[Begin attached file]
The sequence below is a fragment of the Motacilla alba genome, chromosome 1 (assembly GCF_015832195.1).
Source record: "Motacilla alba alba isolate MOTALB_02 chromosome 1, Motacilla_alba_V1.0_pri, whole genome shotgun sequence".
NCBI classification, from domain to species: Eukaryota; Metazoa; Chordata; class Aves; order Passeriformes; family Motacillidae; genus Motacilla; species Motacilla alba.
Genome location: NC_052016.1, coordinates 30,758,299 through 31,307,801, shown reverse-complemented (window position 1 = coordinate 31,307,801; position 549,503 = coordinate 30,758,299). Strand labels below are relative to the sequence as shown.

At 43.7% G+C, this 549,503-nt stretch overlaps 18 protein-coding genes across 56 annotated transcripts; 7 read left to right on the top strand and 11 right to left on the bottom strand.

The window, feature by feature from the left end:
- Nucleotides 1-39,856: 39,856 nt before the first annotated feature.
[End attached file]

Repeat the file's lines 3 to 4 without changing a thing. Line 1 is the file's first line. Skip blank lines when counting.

NCBI classification, from domain to species: Eukaryota; Metazoa; Chordata; class Aves; order Passeriformes; family Motacillidae; genus Motacilla; species Motacilla alba.
Genome location: NC_052016.1, coordinates 30,758,299 through 31,307,801, shown reverse-complemented (window position 1 = coordinate 31,307,801; position 549,503 = coordinate 30,758,299). Strand labels below are relative to the sequence as shown.